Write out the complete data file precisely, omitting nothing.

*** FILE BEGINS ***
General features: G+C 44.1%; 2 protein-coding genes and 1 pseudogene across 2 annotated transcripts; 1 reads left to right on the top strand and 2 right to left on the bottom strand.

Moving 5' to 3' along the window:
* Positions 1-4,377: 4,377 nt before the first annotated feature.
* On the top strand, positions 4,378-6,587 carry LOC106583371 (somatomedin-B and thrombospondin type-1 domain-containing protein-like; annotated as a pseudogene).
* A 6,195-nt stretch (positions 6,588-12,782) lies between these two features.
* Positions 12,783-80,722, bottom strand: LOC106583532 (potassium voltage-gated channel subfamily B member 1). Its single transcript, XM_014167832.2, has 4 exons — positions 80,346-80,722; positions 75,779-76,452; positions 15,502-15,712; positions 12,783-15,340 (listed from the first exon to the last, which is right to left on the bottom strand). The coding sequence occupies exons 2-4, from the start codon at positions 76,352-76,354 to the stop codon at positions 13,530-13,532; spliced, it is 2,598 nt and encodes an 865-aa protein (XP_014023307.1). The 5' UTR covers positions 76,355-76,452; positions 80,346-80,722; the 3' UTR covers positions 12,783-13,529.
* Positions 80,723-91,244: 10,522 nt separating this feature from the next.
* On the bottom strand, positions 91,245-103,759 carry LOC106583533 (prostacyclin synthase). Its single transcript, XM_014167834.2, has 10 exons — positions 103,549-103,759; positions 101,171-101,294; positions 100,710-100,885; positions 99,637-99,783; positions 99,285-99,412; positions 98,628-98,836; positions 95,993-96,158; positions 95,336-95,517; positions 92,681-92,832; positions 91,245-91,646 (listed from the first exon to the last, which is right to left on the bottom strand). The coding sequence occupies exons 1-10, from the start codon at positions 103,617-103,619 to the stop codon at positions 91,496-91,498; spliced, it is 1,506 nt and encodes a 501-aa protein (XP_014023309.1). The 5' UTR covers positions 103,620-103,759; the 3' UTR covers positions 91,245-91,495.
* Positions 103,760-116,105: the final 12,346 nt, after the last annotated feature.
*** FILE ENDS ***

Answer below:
General features: G+C 44.1%; 2 protein-coding genes and 1 pseudogene across 2 annotated transcripts; 1 reads left to right on the top strand and 2 right to left on the bottom strand.

Moving 5' to 3' along the window:
* Positions 1-4,377: 4,377 nt before the first annotated feature.
* On the top strand, positions 4,378-6,587 carry LOC106583371 (somatomedin-B and thrombospondin type-1 domain-containing protein-like; annotated as a pseudogene).
* A 6,195-nt stretch (positions 6,588-12,782) lies between these two features.
* Positions 12,783-80,722, bottom strand: LOC106583532 (potassium voltage-gated channel subfamily B member 1). Its single transcript, XM_014167832.2, has 4 exons — positions 80,346-80,722; positions 75,779-76,452; positions 15,502-15,712; positions 12,783-15,340 (listed from the first exon to the last, which is right to left on the bottom strand). The coding sequence occupies exons 2-4, from the start codon at positions 76,352-76,354 to the stop codon at positions 13,530-13,532; spliced, it is 2,598 nt and encodes an 865-aa protein (XP_014023307.1). The 5' UTR covers positions 76,355-76,452; positions 80,346-80,722; the 3' UTR covers positions 12,783-13,529.
* Positions 80,723-91,244: 10,522 nt separating this feature from the next.
* On the bottom strand, positions 91,245-103,759 carry LOC106583533 (prostacyclin synthase). Its single transcript, XM_014167834.2, has 10 exons — positions 103,549-103,759; positions 101,171-101,294; positions 100,710-100,885; positions 99,637-99,783; positions 99,285-99,412; positions 98,628-98,836; positions 95,993-96,158; positions 95,336-95,517; positions 92,681-92,832; positions 91,245-91,646 (listed from the first exon to the last, which is right to left on the bottom strand). The coding sequence occupies exons 1-10, from the start codon at positions 103,617-103,619 to the stop codon at positions 91,496-91,498; spliced, it is 1,506 nt and encodes a 501-aa protein (XP_014023309.1). The 5' UTR covers positions 103,620-103,759; the 3' UTR covers positions 91,245-91,495.
* Positions 103,760-116,105: the final 12,346 nt, after the last annotated feature.